I generally agree with Peter here.
I think that there is a general problem of quality on Wikipedia articles,
especially on articles about humanities, social sciences, etc.
I also agree that letting the usual process to care about articles quality
is not sufficient. In nearly ten years, there was enough time to fix the issue,
if it the current policies would be appropriate for dealing with this problem.
This also does not affect the English Wikipedia alone.
For what I know, it also affects the French Wikipedia.
So this list is appropriate to discuss this issue.
2010/9/1 Peter Damian <peter.damian(a)btinternet.com>om>:
----- Original Message -----
From: "Michael Snow" <wikipedia(a)verizon.net>
The post I was responding to was nothing but an
assessment of a
Citizendium article. It made no comparison, favorable or unfavorable, to
an equivalent article on Wikipedia. At most it engaged in some
speculation about what Wikipedia *might* have.
It was explicitly contrasting how Wikipedia actually is, or tends to be
like, as compared with the corresponding CZ article. I think the
observations were accurate and reflect pretty well what controversial
Wikipedia articles are like, namely festooned with supposedly reliable
citations, and bearing obvious battlescars from years of edit-warring. The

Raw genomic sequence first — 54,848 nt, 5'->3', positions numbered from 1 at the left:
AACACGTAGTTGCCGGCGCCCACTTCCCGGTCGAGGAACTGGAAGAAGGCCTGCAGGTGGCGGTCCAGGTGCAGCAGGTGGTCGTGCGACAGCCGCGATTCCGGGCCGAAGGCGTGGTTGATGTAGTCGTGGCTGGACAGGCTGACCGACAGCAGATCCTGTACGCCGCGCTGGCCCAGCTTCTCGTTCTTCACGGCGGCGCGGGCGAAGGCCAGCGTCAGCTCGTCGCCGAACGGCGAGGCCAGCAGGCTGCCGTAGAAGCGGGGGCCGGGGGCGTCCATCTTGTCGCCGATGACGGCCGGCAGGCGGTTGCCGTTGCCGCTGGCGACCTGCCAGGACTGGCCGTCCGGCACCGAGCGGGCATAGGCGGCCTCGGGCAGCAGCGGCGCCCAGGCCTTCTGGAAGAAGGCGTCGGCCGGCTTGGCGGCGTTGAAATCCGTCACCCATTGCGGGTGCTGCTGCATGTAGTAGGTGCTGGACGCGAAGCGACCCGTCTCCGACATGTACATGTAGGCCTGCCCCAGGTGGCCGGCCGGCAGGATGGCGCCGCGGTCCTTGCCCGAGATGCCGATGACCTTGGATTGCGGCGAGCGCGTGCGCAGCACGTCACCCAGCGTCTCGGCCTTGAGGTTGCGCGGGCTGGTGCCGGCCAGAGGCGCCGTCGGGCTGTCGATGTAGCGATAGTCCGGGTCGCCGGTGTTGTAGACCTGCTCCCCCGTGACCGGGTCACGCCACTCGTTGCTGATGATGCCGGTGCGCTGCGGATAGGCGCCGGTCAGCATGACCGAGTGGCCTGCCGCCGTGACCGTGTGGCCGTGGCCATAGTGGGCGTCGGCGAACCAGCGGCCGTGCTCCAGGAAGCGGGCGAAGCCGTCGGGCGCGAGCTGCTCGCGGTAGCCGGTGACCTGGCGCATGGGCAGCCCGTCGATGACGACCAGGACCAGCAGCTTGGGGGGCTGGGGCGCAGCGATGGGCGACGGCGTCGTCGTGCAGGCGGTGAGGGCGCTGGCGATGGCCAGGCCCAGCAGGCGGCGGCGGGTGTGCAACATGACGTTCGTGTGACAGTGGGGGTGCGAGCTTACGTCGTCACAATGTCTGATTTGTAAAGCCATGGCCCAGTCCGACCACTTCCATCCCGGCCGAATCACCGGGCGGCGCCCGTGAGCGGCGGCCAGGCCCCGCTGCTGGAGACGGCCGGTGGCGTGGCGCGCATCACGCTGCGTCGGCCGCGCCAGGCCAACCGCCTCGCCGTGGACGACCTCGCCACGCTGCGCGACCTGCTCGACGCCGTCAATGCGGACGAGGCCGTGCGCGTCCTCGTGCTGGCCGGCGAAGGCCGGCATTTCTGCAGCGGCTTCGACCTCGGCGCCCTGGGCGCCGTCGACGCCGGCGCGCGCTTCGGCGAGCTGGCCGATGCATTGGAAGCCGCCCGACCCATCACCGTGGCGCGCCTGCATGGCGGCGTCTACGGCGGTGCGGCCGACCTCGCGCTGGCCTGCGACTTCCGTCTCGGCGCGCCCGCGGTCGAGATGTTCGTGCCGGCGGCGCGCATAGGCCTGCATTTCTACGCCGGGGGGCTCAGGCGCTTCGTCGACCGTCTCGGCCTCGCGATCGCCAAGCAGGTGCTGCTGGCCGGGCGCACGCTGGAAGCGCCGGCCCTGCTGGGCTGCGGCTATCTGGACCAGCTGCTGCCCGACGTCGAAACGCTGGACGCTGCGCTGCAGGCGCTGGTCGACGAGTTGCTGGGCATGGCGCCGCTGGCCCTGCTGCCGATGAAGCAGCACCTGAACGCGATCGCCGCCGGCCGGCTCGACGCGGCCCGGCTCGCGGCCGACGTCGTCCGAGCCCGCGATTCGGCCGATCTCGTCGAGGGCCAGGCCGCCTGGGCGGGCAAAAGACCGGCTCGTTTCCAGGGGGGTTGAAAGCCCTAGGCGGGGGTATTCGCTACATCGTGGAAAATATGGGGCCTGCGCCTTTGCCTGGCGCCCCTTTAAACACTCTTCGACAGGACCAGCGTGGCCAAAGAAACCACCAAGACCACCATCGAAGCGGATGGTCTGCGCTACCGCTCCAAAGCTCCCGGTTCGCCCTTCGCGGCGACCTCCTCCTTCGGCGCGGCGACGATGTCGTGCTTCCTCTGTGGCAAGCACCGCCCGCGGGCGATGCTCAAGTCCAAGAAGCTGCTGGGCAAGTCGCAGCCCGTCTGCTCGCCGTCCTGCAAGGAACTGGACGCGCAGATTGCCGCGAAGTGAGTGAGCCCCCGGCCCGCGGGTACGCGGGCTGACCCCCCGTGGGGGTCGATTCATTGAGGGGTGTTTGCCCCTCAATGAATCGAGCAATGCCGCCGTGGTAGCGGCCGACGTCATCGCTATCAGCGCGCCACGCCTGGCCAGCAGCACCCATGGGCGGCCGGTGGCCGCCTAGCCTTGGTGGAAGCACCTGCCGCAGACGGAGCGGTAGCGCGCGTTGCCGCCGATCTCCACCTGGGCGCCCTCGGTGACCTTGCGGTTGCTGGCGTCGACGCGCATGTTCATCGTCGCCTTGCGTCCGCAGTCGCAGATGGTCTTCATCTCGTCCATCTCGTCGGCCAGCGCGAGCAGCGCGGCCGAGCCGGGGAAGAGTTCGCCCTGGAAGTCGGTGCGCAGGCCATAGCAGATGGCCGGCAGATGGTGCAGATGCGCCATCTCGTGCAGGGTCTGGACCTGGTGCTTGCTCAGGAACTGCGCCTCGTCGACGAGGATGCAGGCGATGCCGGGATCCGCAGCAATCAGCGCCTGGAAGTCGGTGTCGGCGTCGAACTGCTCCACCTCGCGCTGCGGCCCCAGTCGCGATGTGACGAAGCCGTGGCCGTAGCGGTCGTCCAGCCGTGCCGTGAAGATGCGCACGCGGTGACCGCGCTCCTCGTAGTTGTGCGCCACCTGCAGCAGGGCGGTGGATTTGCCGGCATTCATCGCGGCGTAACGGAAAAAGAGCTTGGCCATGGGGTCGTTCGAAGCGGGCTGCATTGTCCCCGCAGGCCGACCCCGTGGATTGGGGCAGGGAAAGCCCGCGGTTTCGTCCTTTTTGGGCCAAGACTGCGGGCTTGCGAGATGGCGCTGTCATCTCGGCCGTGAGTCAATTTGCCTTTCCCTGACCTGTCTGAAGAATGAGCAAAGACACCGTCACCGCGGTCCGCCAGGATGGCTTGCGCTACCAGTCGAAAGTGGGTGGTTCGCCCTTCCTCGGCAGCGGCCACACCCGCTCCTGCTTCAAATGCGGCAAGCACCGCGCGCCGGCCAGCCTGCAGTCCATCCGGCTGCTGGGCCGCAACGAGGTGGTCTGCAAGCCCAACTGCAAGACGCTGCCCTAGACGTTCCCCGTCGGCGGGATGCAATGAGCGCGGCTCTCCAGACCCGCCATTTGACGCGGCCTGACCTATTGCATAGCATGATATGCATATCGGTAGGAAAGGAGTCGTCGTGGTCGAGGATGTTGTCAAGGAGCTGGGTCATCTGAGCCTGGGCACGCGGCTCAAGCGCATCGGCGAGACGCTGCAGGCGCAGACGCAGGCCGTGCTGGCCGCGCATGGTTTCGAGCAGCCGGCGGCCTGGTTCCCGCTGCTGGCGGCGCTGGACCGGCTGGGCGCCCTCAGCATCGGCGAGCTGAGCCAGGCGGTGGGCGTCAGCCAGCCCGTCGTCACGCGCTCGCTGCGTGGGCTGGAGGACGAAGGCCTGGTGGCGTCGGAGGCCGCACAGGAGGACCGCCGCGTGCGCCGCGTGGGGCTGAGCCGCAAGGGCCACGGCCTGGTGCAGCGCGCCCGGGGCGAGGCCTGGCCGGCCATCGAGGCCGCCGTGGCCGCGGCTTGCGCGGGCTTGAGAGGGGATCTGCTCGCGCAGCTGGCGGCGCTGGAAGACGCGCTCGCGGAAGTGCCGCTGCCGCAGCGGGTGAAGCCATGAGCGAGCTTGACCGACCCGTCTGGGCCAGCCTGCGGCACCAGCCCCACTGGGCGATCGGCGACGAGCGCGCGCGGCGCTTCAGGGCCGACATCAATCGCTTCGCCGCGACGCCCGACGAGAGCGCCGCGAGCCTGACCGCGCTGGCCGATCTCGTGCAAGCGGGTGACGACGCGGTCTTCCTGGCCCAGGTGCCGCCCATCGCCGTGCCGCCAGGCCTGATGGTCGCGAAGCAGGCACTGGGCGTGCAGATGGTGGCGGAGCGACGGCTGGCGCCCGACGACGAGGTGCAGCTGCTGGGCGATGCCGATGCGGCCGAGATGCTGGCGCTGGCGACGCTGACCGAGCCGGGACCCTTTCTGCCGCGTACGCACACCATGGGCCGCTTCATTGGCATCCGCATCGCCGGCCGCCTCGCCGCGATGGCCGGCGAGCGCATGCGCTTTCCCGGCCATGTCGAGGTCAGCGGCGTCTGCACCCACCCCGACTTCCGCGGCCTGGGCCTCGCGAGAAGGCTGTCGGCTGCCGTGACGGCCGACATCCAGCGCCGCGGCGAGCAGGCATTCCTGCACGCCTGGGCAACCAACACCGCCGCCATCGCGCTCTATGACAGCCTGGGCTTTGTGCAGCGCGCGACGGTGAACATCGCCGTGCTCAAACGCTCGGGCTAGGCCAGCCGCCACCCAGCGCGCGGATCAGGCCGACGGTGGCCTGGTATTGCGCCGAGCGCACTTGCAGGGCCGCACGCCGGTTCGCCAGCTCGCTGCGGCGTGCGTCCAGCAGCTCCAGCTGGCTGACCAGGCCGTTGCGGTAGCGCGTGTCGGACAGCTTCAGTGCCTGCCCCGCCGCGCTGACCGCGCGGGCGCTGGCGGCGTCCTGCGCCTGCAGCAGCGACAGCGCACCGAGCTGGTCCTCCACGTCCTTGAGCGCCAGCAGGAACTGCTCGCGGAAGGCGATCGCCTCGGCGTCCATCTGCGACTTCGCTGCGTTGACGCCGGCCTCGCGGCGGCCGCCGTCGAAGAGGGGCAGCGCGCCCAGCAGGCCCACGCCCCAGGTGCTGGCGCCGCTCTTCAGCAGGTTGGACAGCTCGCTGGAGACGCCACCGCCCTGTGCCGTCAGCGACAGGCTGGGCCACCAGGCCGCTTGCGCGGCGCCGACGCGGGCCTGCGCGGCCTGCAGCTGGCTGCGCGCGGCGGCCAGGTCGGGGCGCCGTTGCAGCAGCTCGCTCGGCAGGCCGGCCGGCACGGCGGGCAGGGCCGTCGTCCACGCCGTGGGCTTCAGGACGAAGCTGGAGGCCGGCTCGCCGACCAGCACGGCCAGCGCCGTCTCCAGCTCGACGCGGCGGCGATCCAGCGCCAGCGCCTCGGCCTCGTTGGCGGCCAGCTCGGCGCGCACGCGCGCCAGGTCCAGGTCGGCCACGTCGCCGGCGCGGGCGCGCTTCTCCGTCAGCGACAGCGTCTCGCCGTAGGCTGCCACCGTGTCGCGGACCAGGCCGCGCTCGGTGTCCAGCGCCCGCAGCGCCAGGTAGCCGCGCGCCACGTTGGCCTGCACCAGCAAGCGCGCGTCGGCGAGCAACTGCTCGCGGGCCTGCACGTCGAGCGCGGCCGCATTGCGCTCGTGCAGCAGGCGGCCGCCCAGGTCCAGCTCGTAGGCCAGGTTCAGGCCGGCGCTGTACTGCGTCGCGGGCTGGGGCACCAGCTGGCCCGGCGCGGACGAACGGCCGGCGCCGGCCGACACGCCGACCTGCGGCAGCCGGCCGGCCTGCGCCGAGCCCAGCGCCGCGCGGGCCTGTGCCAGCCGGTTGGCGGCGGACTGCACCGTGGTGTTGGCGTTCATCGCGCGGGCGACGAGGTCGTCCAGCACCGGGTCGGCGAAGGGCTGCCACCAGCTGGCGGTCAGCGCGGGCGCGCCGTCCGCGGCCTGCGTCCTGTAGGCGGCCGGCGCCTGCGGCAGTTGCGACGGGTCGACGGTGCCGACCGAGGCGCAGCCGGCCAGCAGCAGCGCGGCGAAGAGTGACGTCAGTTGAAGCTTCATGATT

contrast was specifically prompted by a claim by Gerard that Wikipedia's
relaxed attitude to 'expertise' leads to better articles. I don't think it
If your intent is to
discuss content issues in Wikipedia, then you need to actually
explicitly discuss them.
I don't want to discuss content as such. I want to discuss generic and
systematic problems with the way Wikipedia is organised that lead to poor
quality articles. There needs first to be some recognition there is a
quality problem and that it is serious - I think there is an element of
denial that is evident from some of the replies here, as well as elsewhere.
Once the problem is recognised, there needs to be a careful examination of
possible causes for this. And then a further examination of how policy and
governance could be changed to address some or all of these causes. Does
that sound reasonable?
I might suggest that you should
familiarize yourself with some of our other mailing lists and consider
whether another list, like wikien-l, is better suited to have this
conversation, since foundation-l exists for issues related to the
Wikimedia Foundation and the overall movement surrounding its projects,
not just Wikipedia.)
I consider this is the best mailing list for the purpose. What do people